This is the story of Ana, a first generation Mexican-American teenager on the verge of becoming a woman. She lives in the predominately Latino community of East Los Angeles. Freshly ... See full summary »
In 1964, to explore the adage "Give me a child until he is seven and I will give you the man," World in Action filmed seven-year-olds. Every seven years, Michael Apted visits them. At 49, ... See full summary »
Victor is growing up on the Lower East Side and is at the age where he is driven by desire and unchained by maturity. His image as a ladies man is shattered when he is found in Fat Donna's bedroom. Soon, as a result of his sister's big mouth, the whole Dominican community knows. Full of confidence, Victor sets out to reclaim his image by winning Judy. Judy proves to be elusive and difficult. Victor persists, and with a surprising tenderness, ultimately wins Judy's heart.Written by
If I had known this movie was about teen sex I never would have gone. Fortunately, I didn't, because I would have missed a rather remarkable film at Sundance. Raising Victor Vargas is about a non-traditional Hispanic family in New York's lower east side. Victor Vargas is a hormonally charged teenager with one thing on his mind. (If we believe the film, every young male in Spanish Harlem is preoccupied with similar thoughts.)
Then Victor meets Judy. Unable to make a sexual conquest, the relationship develops into something more meaningful for both of them. It is this process of discovery which is so encouraging and uplifting, as Victor learns, with the help of a firm and loving (if sometimes misguided) grandmother, a deeper set of values-genuine caring, friendship and family. As his façade of cultural expectations wears off, the vulnerable but inherently well-meaning Victor emerges with a more mature outlook, strengthened principles and firmer moral grounding. You might argue that the transition is a bit forced and happens too suddenly. Nevertheless, it is cause for celebration.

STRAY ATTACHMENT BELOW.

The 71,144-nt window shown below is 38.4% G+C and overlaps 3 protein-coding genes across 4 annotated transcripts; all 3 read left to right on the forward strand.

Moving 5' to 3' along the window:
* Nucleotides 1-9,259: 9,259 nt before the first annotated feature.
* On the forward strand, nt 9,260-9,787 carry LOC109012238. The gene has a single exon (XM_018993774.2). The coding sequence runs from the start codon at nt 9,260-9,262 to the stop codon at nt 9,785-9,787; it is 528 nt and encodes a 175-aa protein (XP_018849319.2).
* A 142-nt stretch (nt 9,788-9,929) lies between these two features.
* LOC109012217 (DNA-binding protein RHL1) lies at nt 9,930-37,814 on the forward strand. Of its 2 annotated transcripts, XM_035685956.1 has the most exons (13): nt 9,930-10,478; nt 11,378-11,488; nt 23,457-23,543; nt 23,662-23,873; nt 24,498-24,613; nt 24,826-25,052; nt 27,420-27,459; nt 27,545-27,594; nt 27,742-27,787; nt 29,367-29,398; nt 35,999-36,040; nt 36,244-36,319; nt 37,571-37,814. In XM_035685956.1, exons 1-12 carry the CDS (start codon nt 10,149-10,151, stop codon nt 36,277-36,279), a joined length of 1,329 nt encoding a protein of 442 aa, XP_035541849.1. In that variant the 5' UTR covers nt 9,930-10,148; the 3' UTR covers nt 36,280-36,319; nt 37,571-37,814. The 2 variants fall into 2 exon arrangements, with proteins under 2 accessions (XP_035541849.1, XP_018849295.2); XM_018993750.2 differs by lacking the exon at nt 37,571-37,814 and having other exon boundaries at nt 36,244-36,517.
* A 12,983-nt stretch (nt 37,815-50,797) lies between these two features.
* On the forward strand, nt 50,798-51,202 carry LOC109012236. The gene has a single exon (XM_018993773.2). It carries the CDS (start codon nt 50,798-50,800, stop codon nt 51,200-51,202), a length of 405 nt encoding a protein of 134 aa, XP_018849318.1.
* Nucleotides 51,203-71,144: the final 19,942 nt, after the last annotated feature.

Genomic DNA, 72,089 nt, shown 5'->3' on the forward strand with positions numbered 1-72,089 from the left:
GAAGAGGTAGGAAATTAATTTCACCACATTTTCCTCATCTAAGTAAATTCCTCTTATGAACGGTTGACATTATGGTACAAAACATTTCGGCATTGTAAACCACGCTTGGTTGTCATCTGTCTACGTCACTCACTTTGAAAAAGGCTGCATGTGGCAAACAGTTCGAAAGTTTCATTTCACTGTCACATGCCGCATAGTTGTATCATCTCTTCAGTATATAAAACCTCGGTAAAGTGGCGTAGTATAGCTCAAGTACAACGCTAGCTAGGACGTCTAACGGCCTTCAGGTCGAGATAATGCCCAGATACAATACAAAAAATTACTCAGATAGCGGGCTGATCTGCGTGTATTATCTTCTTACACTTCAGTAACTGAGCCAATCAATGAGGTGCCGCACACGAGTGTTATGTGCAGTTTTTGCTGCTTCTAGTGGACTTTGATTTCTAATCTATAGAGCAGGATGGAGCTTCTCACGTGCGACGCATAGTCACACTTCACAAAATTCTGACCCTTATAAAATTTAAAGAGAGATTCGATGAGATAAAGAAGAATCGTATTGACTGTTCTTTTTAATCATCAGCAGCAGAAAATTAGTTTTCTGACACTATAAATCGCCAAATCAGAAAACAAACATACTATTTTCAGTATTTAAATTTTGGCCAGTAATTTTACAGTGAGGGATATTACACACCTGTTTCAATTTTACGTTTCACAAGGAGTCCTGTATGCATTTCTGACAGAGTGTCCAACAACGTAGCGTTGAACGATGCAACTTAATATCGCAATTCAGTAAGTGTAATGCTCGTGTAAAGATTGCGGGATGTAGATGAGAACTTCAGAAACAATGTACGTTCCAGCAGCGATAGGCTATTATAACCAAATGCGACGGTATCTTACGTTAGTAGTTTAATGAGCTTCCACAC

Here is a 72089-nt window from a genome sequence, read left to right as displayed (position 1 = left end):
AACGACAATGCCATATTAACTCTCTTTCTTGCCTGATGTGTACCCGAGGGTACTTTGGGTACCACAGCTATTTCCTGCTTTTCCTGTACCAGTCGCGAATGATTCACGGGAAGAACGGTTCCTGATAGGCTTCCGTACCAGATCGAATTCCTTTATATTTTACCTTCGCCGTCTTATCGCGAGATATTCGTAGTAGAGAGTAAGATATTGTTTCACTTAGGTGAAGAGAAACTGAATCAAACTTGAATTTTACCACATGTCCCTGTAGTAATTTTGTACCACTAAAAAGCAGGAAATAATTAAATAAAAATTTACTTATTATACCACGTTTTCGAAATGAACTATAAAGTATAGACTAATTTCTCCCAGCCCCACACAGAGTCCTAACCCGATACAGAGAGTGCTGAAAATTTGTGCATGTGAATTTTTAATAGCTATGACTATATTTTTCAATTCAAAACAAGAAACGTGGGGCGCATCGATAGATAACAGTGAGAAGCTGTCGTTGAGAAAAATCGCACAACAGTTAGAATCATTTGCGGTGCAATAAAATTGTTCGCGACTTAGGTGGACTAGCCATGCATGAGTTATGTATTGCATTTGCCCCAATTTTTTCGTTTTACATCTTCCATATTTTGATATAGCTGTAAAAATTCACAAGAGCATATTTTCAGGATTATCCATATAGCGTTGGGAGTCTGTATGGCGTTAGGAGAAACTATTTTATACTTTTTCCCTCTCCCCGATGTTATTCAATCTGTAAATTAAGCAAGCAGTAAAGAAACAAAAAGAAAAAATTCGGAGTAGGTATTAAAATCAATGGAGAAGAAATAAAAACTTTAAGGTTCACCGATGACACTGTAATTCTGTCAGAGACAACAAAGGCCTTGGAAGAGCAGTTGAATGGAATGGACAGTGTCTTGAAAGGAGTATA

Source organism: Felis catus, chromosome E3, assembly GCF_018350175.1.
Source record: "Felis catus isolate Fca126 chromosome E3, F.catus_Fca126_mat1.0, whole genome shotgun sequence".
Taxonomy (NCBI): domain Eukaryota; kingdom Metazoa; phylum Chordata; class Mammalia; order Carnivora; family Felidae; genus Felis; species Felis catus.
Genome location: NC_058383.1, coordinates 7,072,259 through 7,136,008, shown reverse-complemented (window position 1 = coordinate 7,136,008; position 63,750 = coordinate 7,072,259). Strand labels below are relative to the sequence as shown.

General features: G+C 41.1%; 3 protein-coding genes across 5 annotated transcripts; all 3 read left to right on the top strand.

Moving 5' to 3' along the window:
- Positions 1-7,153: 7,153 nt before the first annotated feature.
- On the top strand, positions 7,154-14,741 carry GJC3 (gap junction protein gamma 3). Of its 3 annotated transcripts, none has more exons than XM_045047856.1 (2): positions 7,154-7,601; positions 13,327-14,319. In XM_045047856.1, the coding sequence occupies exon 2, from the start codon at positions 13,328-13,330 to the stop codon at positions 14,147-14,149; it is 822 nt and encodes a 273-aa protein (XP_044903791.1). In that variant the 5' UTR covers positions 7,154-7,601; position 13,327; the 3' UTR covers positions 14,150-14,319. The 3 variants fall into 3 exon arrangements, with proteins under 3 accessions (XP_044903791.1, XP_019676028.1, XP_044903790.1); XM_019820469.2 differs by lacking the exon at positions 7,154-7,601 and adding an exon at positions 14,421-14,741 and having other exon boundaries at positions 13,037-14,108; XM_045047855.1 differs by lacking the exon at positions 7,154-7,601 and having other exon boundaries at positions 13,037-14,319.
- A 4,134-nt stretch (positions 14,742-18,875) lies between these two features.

This is not to say that the movie is a propaganda piece for pre-marital abstinence. There is enough promiscuity to make parents think twice about letting their teens see the film. But the over-riding theme of the movie builds the case that the sexual preoccupation of youth is selfish and immature.
Director Peter Sollett employed inexperienced actors with an improvisational style, and managed to elicit extraordinarily real and believable performances from Victor Rasuk (Victor) and Judy Marte (Judy). By focussing intently on the individual, and encouraging freedom of expression, Sollett is able to capture truth on film, without too much embellishment. He takes us to a world where we expect to find despair, and leaves us with hope and faith in the spirit of youth.
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